How to "Run Like a Kenyan" Toward Your Goals

Nearly 12,000 feet up on a jagged ridge that I shouldn’t have been on in the Dolomite mountain range of Northern Italy, I stopped to take a look at my Nike running shoes that were the closest thing to trail shoes or hikers that I packed for a 2-week European vacation with my family.  I had already slipped twice and nearly rolled an ankle two other times because, well, I was wearing my old reliable Nike running shoes on a pitch that (according to a sign bolted into the rock face) required a rope, helmet and harness (which I also left on the shelf at the local gear shop).  My Nike’s had already given me almost 500 miles on pavement, so not only were they no longer good for running, but they were handily proving my theory that they were never any good for mountain climbing.  As I looked at the tread on the bottom, and then back down at all the jagged rocks I had clumsily stumbled over, I knew they were toast.   

 My Brother- and Father in-law atop our Peak in Northern Italy.

My Brother- and Father-in-law atop our peak in Northern Italy.  


So, when I got back home, I began my brief search for new shoes. I say brief, because it was the quickest search for a new pair of running shoes I’d ever undertaken. Usually I’m fretting about things like price or the trade-off between minimal vice supportive styles. However, this time I found a pure hybrid at a good price by doing zero shopping online. All I had to do was stumble upon my pick while listening to The East Africa Business Podcast, and these shoes haven't disappointed.  


Picture: My Men's Enda Iten shoe on a Salmon Bidaya Long Sleeve (Coming soon).


What is The East Africa Business Podcast? If you’re asking that question, then you might also be confused about the purpose of a 5-hour Energy Shot. If so, just Google it. If not, read on.  Either way, check out their podcast on Enda here. 

So, as it turns out, there is this company called Enda (Swahili for "Go") in Kenya that makes running shoes.  They are pretty much the only company in Kenya doing so, which seems pretty strange considering that Kenya is known for lightning fast endurance runners. Just for context, Kenyan men maintain 6/10 of the fastest recorded times in the Marathon, and 8/10 of the fastest in the Half-Marathon distance in the world. Kenyan women hold 5 and 3 respectively as well. All of that in a country with roughly the population and area of Texas alone, in a world full of 195 countries. If you like to run, but don't yet "Run like a Kenyan", as Enda's slogan reads, it seems only reasonable to ask: why not? (Fact Check with PBS here)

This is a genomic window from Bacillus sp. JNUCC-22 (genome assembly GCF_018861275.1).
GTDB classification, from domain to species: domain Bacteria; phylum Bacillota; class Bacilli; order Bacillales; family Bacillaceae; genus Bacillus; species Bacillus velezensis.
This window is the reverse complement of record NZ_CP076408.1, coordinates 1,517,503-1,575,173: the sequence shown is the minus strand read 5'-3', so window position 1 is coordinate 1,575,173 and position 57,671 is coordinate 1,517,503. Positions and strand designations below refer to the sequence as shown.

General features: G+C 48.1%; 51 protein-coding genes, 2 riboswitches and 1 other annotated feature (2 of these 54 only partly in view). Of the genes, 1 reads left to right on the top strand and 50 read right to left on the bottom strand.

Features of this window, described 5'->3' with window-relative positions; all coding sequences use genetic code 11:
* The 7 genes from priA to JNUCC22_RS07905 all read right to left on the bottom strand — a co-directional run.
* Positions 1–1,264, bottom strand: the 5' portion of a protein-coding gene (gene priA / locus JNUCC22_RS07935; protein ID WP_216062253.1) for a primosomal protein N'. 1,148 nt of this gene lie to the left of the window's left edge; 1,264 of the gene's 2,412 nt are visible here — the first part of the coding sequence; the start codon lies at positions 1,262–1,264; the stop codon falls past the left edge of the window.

Enda is still a relatively small company, who gets the majority of their orders from Western (American) runners who are looking for a more meaningful shoe purchase than what larger, less socially-conscious brands provide. With the core tenants of Honesty, Impact, and Community, Enda focuses on growing the economy to help the community by supplying jobs to locals, but also by giving back to certified organizations that are making significant impacts in the area.  

So, why am I telling you about Enda? And what does this have to do with Bidaya? No, they didn't pay me to write an article. No, we're not about to start selling running shoes. But, this company and their CEO know a bit about what it takes to be healthy and happy in life – and I thought it was worth sharing.

When asked about her journey to get Enda up and running (yup, I said it), Enda's CEO, Nava Osembo, mentioned that when she was first talking about competing with the likes of Nike and other running companies, she kept getting told that she was too ambitious. People loved the idea, but said that she was wasting her time. As you can well see, she didn't listen to them for anything other than critical advice that she could use to refine her approach and improve her company. When asked about the mentality you need to adopt in order to push past such obstacles, she said it like this: “ maybe you jump and maybe you fall. Or maybe you find other jumpers midair and you hold hands and like latch together!” 

That brings me to what I think is the key takeaway from the story of Enda and where their approach to life overlaps with Bidaya. Being afraid of failure in any endeavor – be it a job interview, a marriage, a race, a hike, building a company or non-profit, writing a book, speaking out against injustice, or whatever your mountain that you've got to climb is – is exactly why most people don't accomplish extraordinary things. The funny thing is, honestly, a lot of people are quick to tell us that our big idea won't work. They do it out of love, out of worry, out of fear, out of a love of comfort and the status quo, or, well, whatever. else The thing is, if you have a goal, and you care about it, you can’t let the negative “helpful” warnings of others stop you from doing it. 

Even more than that, you can gain confidence through hard work, research, and practice in anything, but the most powerful way to get through any obstacle, as Ms. Osembo shows, is with support from other like-minded people. My pastor often says, "Show me your five closest friends, and I'll show you your future." Enda didn't just spontaneously sprout out of Nava Osembo alone – she sought help and support from a multitude of people (including Co-founder Weldon Kennedy). Like water to a plant, friends, partners and mentors are there to force us into growth, no matter where we end up.  


So, the only question left to ask is, are the 5 people you spend the most time with building you up? 

~ Chase Bleke
Learn More about Bidaya
Other Articles by Chase Here 

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